Government of Canada

Government of Canada

July 20, 2009 16:11 ET

Government of Canada Launches National Consultations on Copyright Modernization

VANCOUVER, BRITISH COLUMBIA--(Marketwire - July 20, 2009) - The Honourable Tony Clement, Minister of Industry, and the Honourable James Moore, Minister of Canadian Heritage and Official Languages, today launched nationwide consultations to solicit Canadians' opinions on the important issue of copyright.

"Canadians are concerned with copyright and its implications in our increasingly digital environment. Our goal is to give Canadians from across the country a chance to express their views on how the government should approach the modernization of copyright laws," said Minister Clement. "Your opinions and suggestions will help us draft new, flexible legislation so that Canada can regain its place on the cutting edge of the digital economy."

"We all know that new technologies are changing the landscape and that Canadian copyright laws need to be updated," said Minister Moore. "By leveraging new technologies, we are providing as many people as possible with access to our consultative process through interactive, web-based and real-time discussions. With today's launch, we are on track to introducing modern and responsive copyright legislation in the fall."

The consultations will run until September 13, 2009, and will include a number of different avenues for Canadians to participate, including an online discussion forum as well as a submission centre for posting detailed submissions.

A number of round tables have also been planned across Canada to canvass the views of experts and organizations on the kinds of amendments needed to position Canada as a world leader in the digital economy.

Two town hall meetings will also be webcast on the consultation site, allowing Canadians in all parts of the country to participate in the conversation via the Internet.

In today's digital environment, Canadian copyright laws need to be updated to foster innovation and economic growth, and give Canadian creators and consumers the tools they need to keep Canada competitive internationally.

Visit to find out how you can engage in the consultations.

The online consultations will end on September 13, 2009.


Copyright Consultation Website

In the last decade, digital technology has evolved dramatically, changing the way that Canadians work, live and engage both locally and globally.

Copyright laws are critical to the digital economy in Canada. Canadian copyright laws need to be updated to give Canadian creators and consumers the tools they need to engage with confidence in the digital marketplace. Updated copyright laws will also help foster creativity, innovation and economic growth.

The government believes that Canadians themselves must be able to contribute if future legislation is to be a true reflection of Canada's interests. These nationwide consultations are intended to provide all Canadians with a chance to voice their opinions on what is needed to make the system work and to ensure that all perspectives are taken into account on future copyright legislation.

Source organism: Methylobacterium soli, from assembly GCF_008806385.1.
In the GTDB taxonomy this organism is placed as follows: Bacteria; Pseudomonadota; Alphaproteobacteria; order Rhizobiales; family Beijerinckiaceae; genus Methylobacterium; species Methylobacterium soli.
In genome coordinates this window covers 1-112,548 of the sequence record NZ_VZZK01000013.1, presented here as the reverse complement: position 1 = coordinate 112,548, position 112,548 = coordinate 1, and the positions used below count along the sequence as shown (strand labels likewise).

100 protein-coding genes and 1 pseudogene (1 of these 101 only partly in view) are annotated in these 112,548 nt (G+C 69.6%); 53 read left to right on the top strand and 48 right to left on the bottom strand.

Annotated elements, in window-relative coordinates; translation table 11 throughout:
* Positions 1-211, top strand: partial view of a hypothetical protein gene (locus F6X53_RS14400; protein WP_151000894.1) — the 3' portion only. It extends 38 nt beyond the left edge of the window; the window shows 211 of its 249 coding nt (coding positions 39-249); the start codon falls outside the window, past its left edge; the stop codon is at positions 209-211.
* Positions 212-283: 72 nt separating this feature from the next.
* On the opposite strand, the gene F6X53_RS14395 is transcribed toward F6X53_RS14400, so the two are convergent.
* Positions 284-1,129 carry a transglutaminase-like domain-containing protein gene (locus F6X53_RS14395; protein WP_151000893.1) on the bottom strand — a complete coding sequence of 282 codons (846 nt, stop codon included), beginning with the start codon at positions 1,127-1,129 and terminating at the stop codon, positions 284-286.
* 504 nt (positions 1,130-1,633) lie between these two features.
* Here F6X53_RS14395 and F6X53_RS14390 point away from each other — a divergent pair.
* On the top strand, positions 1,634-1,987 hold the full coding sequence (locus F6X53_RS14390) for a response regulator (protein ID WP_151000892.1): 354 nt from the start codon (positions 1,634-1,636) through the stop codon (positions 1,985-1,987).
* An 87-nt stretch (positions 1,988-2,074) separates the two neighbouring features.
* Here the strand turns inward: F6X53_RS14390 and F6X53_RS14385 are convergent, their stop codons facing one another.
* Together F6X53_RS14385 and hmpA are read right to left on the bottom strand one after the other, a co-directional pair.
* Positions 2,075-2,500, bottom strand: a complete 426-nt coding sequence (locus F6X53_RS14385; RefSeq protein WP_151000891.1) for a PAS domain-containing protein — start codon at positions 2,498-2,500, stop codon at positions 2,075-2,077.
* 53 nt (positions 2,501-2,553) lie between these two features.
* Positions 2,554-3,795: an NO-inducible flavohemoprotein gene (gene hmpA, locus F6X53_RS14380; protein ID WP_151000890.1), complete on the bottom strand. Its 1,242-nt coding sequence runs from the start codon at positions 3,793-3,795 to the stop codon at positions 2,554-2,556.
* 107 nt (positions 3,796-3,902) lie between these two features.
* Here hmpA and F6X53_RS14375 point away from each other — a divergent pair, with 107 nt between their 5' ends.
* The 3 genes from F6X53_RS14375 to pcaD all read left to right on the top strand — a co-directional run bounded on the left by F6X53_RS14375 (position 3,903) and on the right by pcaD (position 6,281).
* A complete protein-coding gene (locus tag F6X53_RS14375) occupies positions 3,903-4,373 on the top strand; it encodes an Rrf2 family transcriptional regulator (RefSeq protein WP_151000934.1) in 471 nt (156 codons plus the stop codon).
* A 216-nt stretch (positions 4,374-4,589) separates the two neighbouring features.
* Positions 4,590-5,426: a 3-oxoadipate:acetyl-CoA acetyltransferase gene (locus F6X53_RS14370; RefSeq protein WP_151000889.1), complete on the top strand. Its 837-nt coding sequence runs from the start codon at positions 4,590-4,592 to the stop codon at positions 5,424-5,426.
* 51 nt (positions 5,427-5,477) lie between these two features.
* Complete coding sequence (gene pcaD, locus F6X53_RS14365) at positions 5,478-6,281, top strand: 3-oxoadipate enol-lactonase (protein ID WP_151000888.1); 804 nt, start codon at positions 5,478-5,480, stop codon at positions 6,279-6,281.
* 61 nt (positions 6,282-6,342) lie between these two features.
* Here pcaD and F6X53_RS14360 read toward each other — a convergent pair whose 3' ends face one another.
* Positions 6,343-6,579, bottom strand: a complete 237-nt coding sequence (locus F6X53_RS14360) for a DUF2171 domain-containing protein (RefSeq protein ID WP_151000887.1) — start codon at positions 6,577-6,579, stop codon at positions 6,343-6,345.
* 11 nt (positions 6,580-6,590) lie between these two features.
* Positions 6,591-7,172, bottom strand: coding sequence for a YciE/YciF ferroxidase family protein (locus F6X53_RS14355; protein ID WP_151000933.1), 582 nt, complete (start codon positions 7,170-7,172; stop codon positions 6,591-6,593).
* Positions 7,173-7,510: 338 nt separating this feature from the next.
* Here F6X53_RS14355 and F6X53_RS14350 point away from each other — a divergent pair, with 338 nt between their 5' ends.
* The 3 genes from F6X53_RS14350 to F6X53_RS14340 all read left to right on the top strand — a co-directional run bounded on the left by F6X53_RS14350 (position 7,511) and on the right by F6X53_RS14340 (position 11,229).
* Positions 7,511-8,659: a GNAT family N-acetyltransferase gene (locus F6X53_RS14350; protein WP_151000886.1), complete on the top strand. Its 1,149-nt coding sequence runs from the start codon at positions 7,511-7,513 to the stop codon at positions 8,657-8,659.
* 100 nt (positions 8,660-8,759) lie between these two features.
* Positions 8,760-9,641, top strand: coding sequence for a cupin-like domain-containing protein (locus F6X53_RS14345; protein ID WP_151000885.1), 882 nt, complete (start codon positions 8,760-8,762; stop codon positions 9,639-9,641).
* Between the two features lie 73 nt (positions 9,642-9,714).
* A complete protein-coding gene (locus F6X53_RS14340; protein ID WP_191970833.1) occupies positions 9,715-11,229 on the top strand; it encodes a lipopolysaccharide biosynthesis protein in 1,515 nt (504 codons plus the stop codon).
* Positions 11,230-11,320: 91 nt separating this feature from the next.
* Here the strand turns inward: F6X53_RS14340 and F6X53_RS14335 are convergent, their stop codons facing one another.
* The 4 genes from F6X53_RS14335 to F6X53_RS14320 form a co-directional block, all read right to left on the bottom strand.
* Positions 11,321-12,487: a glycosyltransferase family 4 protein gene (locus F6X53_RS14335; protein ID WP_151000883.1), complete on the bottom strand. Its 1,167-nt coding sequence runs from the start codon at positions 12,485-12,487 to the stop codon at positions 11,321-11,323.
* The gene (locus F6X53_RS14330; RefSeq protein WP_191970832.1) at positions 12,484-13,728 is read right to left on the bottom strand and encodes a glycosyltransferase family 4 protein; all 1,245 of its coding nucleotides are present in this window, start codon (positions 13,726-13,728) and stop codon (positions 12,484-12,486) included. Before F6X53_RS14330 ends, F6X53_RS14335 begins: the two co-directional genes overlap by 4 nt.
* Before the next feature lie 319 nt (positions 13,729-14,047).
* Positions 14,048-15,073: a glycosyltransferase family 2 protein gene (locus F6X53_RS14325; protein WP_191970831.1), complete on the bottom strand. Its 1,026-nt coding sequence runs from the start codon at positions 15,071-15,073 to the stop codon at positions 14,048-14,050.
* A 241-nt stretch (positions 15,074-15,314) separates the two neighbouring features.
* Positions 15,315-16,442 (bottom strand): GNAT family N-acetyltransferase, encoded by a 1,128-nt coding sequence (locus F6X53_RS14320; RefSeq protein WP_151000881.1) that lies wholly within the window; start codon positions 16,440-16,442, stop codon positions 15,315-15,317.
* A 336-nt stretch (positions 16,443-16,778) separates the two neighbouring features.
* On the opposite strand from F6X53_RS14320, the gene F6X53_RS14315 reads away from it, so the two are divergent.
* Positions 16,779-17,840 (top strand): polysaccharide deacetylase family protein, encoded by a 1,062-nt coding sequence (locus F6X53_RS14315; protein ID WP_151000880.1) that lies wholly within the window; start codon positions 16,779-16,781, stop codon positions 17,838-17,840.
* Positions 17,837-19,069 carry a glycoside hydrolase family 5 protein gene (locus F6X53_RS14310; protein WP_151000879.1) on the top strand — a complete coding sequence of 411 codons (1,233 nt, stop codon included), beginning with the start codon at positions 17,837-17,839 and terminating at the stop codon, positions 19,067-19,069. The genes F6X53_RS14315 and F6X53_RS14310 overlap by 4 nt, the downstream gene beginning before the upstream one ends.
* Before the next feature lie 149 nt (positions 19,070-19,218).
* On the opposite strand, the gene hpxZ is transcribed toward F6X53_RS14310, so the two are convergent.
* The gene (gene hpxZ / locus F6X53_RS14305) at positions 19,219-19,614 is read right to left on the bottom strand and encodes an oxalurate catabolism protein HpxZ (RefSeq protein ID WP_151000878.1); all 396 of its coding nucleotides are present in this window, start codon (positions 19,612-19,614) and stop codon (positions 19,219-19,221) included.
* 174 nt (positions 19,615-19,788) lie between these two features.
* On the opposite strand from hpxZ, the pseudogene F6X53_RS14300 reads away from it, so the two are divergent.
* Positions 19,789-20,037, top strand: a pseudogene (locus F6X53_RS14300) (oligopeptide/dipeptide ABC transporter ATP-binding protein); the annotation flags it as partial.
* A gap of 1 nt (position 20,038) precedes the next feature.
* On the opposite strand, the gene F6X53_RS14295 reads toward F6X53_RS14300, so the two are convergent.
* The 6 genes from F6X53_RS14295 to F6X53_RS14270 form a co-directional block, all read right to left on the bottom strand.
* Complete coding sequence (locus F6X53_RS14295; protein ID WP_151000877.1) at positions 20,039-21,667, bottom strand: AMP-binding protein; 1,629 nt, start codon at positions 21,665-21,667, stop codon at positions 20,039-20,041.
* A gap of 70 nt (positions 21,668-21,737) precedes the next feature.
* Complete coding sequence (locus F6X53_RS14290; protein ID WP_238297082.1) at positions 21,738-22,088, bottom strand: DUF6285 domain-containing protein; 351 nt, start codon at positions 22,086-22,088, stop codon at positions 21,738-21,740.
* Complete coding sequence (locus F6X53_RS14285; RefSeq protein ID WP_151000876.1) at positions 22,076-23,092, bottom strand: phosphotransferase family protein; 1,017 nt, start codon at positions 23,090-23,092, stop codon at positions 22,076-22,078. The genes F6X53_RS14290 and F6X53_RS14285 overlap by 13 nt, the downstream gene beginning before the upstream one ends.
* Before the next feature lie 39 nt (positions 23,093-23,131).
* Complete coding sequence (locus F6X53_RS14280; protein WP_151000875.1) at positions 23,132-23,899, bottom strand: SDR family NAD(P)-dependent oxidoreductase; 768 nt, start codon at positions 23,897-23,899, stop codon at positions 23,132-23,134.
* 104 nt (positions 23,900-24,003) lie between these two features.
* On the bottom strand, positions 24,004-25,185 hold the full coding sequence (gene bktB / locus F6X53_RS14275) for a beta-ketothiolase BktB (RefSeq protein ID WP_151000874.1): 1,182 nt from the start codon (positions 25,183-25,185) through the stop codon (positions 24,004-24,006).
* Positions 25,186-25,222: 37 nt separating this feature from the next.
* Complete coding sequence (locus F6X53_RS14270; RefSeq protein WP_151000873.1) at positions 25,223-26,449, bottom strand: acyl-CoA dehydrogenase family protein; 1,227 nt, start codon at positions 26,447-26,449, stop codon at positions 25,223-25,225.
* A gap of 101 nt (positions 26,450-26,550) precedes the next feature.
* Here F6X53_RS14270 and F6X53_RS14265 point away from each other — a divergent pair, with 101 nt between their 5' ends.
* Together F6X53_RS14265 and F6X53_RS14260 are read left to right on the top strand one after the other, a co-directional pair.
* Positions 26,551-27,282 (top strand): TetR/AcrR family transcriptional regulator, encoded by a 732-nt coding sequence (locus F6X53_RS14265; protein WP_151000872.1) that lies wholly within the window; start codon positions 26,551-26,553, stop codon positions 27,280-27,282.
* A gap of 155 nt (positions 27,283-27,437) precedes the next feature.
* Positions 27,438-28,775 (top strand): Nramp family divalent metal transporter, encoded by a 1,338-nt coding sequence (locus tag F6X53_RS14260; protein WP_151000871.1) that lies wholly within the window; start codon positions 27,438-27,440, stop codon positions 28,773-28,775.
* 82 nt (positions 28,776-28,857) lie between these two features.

The consultations are a step forward in fulfilling the government's commitment to initiate an update and ensure a modern and responsive legislative framework. The goal is to articulate an approach that provides meaningful rights for creators and promotes the use of digital technology by Canadians.

To reach a maximum number of citizens in the most transparent and efficient way possible, the government has developed a dynamic consultation process combining face-to-face meetings with web-based technologies.

The consultation is composed of four complementary elements.

1. Online discussion forum

After filling out a simple registration form, participants will be able to post comments on consultation questions, reply to other comments and create their own discussion threads. Contributions will be posted, allowing participants to interact with other users.

For more information, please visit

2. Online submission centre

Guided by key consultation questions, participants can upload their own position papers so that other people can view their work.

For more information, please visit

3. Stakeholder round tables

Stakeholders and experts across Canada will be invited to participate in a series of round tables held across the country to discuss copyright with the Honourable Tony Clement, Minister of Industry, and the Honourable James Moore, Minister of Canadian Heritage and Official Languages, or their parliamentary secretaries. All the round tables will be recorded and made available online for download in both official languages.

For more information, please visit

4. Town hall meetings

Two town hall meetings will be held (one in Montreal on July 30, and one in Toronto on August 27), hosted by the two ministers during the consultation process. Canadians will be able to participate live or over the Internet via interactive webcast. This means that Internet users can submit comments and questions in real time from their computers.

For more information, please visit

In order to inform the discussion, the government has compiled a selection of research, website and explanatory material on the consultation website at

This consultation process has been designed to be as inclusive and transparent as possible. All submissions and discussions held during the consultation will be recorded and made available in a variety of formats on the website.

Contact Information

  • Office of the Honourable Tony Clement
    Minister of Industry
    Laryssa Waler - A/Press Secretary
    Industry Canada
    Media Relations
    Office of the Honourable James Moore
    Minister of Canadian Heritage and Official Languages
    Deirdra McCracken
    Director of Communications
    Canadian Heritage
    Media Relations